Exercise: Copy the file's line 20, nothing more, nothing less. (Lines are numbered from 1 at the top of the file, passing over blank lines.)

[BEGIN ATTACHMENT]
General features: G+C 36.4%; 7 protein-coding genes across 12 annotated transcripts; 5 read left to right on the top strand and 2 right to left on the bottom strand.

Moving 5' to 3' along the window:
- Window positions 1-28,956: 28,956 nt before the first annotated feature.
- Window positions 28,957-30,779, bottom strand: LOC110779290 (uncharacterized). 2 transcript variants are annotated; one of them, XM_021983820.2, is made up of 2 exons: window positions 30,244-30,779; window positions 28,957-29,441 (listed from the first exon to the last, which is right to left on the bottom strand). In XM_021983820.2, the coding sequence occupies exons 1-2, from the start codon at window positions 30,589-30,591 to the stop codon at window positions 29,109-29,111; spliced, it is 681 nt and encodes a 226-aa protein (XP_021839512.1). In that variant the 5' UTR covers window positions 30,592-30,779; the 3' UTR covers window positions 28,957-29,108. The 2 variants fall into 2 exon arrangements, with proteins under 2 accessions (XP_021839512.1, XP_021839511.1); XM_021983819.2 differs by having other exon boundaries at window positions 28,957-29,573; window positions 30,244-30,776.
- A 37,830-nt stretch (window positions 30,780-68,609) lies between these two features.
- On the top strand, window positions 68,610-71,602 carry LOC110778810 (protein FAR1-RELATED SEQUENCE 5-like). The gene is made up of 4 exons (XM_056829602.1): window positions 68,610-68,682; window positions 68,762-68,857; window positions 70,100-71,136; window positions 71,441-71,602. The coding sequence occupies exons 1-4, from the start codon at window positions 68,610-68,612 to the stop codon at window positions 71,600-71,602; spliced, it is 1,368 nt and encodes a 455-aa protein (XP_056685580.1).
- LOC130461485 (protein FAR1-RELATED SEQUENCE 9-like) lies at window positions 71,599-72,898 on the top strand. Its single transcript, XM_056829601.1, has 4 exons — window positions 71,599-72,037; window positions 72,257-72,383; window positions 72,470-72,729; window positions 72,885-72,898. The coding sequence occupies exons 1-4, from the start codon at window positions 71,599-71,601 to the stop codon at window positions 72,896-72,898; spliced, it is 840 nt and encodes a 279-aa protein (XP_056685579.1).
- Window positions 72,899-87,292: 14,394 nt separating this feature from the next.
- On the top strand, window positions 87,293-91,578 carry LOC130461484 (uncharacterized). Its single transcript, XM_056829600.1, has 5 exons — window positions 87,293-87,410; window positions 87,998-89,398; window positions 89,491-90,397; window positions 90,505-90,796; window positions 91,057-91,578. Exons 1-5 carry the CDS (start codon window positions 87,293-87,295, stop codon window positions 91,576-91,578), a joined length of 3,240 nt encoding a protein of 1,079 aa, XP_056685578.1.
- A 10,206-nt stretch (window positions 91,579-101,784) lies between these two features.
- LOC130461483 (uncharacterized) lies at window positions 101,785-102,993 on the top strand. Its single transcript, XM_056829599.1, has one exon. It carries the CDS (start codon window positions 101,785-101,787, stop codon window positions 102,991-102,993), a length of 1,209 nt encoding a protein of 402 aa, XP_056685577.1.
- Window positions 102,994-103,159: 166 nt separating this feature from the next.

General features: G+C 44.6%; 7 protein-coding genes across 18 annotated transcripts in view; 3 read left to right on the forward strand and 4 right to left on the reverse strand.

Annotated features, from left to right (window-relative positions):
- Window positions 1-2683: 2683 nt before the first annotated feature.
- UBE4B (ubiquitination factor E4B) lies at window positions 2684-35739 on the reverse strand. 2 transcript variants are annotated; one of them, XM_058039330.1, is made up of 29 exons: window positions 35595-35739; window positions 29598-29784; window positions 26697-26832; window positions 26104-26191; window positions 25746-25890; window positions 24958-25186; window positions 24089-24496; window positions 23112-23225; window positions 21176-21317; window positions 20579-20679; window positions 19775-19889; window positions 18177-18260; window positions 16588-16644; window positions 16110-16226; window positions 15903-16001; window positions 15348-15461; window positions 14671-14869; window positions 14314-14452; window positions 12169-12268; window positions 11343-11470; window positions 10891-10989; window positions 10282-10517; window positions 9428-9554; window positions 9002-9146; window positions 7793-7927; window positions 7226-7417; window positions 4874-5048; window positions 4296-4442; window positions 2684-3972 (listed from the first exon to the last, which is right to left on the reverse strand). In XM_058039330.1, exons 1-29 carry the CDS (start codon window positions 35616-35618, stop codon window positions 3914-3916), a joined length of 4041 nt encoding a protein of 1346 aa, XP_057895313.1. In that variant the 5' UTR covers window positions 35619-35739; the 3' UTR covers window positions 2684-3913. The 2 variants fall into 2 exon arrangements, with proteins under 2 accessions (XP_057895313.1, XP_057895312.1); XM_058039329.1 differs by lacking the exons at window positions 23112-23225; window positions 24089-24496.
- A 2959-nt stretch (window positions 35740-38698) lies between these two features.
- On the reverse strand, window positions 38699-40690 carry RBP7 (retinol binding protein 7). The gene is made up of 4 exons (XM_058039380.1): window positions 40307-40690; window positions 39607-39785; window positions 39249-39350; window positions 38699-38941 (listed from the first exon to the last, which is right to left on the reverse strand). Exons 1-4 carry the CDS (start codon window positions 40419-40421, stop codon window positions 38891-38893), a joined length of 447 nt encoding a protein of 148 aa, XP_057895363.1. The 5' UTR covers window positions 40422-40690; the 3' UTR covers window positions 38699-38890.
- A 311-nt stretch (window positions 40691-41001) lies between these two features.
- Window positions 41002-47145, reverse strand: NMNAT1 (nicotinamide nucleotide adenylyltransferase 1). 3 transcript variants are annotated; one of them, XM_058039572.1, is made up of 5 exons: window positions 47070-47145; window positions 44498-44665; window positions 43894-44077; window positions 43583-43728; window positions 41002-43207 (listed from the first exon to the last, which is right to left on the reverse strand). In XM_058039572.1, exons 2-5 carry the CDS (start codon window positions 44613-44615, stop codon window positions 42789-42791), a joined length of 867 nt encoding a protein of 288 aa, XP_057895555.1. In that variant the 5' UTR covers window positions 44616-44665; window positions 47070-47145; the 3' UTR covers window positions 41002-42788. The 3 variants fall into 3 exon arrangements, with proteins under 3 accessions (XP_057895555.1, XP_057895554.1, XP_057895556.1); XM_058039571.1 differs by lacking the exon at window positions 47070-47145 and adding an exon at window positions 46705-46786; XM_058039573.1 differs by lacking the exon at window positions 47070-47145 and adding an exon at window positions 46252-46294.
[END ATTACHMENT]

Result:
- Window positions 41002-47145, reverse strand: NMNAT1 (nicotinamide nucleotide adenylyltransferase 1). 3 transcript variants are annotated; one of them, XM_058039572.1, is made up of 5 exons: window positions 47070-47145; window positions 44498-44665; window positions 43894-44077; window positions 43583-43728; window positions 41002-43207 (listed from the first exon to the last, which is right to left on the reverse strand). In XM_058039572.1, exons 2-5 carry the CDS (start codon window positions 44613-44615, stop codon window positions 42789-42791), a joined length of 867 nt encoding a protein of 288 aa, XP_057895555.1. In that variant the 5' UTR covers window positions 44616-44665; window positions 47070-47145; the 3' UTR covers window positions 41002-42788. The 3 variants fall into 3 exon arrangements, with proteins under 3 accessions (XP_057895555.1, XP_057895554.1, XP_057895556.1); XM_058039571.1 differs by lacking the exon at window positions 47070-47145 and adding an exon at window positions 46705-46786; XM_058039573.1 differs by lacking the exon at window positions 47070-47145 and adding an exon at window positions 46252-46294.